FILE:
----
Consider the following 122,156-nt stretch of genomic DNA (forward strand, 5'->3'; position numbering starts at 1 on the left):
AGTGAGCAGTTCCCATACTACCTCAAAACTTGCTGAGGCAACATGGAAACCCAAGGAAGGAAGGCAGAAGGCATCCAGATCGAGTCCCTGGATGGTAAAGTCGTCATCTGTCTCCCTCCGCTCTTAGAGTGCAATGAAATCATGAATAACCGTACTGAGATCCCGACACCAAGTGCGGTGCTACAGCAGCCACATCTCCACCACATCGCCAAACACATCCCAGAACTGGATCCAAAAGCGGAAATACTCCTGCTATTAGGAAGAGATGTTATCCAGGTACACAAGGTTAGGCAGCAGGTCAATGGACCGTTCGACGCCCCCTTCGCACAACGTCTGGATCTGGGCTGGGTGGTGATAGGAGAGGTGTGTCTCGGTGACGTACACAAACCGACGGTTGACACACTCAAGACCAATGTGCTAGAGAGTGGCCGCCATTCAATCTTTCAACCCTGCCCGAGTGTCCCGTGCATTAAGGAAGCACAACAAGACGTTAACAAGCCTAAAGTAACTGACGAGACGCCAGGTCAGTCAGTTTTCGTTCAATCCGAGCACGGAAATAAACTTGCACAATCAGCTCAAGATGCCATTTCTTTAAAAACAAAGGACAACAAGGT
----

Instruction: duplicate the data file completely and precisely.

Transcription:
Consider the following 122,156-nt stretch of genomic DNA (forward strand, 5'->3'; position numbering starts at 1 on the left):
AGTGAGCAGTTCCCATACTACCTCAAAACTTGCTGAGGCAACATGGAAACCCAAGGAAGGAAGGCAGAAGGCATCCAGATCGAGTCCCTGGATGGTAAAGTCGTCATCTGTCTCCCTCCGCTCTTAGAGTGCAATGAAATCATGAATAACCGTACTGAGATCCCGACACCAAGTGCGGTGCTACAGCAGCCACATCTCCACCACATCGCCAAACACATCCCAGAACTGGATCCAAAAGCGGAAATACTCCTGCTATTAGGAAGAGATGTTATCCAGGTACACAAGGTTAGGCAGCAGGTCAATGGACCGTTCGACGCCCCCTTCGCACAACGTCTGGATCTGGGCTGGGTGGTGATAGGAGAGGTGTGTCTCGGTGACGTACACAAACCGACGGTTGACACACTCAAGACCAATGTGCTAGAGAGTGGCCGCCATTCAATCTTTCAACCCTGCCCGAGTGTCCCGTGCATTAAGGAAGCACAACAAGACGTTAACAAGCCTAAAGTAACTGACGAGACGCCAGGTCAGTCAGTTTTCGTTCAATCCGAGCACGGAAATAAACTTGCACAATCAGCTCAAGATGCCATTTCTTTAAAAACAAAGGACAACAAGGT